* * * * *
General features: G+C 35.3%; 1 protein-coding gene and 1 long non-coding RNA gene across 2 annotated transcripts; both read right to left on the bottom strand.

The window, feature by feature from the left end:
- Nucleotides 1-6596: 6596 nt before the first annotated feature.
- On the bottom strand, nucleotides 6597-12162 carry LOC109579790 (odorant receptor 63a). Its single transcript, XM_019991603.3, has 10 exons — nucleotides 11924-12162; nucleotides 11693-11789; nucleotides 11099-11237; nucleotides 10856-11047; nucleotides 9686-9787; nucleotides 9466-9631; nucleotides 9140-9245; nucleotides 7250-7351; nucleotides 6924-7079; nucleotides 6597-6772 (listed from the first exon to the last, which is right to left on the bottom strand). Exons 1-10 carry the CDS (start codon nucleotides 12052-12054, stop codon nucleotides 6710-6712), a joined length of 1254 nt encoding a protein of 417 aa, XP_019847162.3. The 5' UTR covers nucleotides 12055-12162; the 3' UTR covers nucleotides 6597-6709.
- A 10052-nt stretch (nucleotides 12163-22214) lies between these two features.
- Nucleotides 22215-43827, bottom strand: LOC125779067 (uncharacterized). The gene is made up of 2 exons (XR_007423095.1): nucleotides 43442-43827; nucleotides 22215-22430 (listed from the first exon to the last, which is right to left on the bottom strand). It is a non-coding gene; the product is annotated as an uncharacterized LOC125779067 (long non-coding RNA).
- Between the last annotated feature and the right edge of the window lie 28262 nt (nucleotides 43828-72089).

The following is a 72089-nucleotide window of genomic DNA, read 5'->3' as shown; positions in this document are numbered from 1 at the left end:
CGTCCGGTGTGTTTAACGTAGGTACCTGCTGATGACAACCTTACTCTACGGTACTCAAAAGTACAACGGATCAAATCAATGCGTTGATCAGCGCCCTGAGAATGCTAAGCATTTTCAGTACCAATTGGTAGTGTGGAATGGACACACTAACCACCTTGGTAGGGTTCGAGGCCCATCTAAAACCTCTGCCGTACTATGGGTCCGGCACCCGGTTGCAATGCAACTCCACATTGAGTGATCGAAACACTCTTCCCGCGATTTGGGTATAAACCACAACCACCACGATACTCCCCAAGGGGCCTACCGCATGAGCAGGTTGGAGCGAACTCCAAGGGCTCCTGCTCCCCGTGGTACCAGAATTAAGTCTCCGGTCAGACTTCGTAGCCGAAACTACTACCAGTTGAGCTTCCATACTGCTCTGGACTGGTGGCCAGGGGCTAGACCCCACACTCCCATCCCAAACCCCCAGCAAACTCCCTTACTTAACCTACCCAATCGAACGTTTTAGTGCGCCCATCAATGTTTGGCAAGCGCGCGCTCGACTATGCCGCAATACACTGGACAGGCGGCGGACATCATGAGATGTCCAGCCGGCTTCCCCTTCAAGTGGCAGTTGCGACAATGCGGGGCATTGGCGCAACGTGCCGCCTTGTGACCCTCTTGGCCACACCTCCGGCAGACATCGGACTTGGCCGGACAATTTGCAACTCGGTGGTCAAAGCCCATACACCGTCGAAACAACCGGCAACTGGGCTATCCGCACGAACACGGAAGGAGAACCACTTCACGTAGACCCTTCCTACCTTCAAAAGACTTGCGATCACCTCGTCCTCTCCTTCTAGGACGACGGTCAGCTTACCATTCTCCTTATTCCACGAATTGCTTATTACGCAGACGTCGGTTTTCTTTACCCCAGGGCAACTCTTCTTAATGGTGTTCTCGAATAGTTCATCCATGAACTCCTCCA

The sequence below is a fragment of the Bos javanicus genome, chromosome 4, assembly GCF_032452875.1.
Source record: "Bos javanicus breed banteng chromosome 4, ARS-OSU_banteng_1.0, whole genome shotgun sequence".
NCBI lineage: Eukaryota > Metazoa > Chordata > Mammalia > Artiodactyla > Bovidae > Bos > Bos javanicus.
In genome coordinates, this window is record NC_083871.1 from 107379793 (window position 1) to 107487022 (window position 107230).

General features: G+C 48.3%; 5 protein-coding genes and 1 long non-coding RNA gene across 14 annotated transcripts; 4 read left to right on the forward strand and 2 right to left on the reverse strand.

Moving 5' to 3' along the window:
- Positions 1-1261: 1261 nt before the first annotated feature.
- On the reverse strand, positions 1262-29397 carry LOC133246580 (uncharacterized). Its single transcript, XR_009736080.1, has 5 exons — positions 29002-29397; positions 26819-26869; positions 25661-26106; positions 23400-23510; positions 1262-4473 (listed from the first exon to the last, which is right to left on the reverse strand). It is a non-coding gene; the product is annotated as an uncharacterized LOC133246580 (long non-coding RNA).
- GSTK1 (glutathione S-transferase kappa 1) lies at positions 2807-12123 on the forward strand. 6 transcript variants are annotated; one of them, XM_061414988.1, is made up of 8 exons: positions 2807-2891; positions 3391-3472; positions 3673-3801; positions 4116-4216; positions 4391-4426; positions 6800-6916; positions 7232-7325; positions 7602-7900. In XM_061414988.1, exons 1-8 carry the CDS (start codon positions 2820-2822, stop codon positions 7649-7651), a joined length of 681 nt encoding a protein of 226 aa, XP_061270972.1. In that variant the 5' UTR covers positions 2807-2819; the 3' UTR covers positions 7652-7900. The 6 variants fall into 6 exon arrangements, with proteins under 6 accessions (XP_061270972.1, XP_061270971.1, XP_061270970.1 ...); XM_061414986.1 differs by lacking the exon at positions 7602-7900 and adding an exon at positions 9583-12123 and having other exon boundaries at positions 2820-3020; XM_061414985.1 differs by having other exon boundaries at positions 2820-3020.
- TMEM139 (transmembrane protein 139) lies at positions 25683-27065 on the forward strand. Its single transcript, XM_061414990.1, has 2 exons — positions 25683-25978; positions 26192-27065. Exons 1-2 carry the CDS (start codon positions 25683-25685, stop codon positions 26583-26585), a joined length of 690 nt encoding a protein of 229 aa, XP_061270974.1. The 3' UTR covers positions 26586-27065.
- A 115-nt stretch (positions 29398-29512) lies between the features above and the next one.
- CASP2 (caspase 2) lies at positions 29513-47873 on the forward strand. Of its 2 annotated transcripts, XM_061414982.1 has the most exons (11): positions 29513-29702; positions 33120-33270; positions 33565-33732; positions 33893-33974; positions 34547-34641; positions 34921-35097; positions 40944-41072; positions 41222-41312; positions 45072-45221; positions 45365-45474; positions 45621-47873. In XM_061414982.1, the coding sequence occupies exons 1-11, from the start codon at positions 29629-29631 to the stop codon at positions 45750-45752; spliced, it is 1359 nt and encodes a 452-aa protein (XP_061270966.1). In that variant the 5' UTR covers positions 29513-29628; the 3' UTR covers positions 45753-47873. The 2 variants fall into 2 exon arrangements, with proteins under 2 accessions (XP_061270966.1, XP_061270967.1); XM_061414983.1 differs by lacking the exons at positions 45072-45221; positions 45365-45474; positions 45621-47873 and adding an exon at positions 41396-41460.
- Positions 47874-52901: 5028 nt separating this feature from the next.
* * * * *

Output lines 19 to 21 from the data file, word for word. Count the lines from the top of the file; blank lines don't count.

- TMEM139 (transmembrane protein 139) lies at positions 25683-27065 on the forward strand. Its single transcript, XM_061414990.1, has 2 exons — positions 25683-25978; positions 26192-27065. Exons 1-2 carry the CDS (start codon positions 25683-25685, stop codon positions 26583-26585), a joined length of 690 nt encoding a protein of 229 aa, XP_061270974.1. The 3' UTR covers positions 26586-27065.
- A 115-nt stretch (positions 29398-29512) lies between the features above and the next one.
- CASP2 (caspase 2) lies at positions 29513-47873 on the forward strand. Of its 2 annotated transcripts, XM_061414982.1 has the most exons (11): positions 29513-29702; positions 33120-33270; positions 33565-33732; positions 33893-33974; positions 34547-34641; positions 34921-35097; positions 40944-41072; positions 41222-41312; positions 45072-45221; positions 45365-45474; positions 45621-47873. In XM_061414982.1, the coding sequence occupies exons 1-11, from the start codon at positions 29629-29631 to the stop codon at positions 45750-45752; spliced, it is 1359 nt and encodes a 452-aa protein (XP_061270966.1). In that variant the 5' UTR covers positions 29513-29628; the 3' UTR covers positions 45753-47873. The 2 variants fall into 2 exon arrangements, with proteins under 2 accessions (XP_061270966.1, XP_061270967.1); XM_061414983.1 differs by lacking the exons at positions 45072-45221; positions 45365-45474; positions 45621-47873 and adding an exon at positions 41396-41460.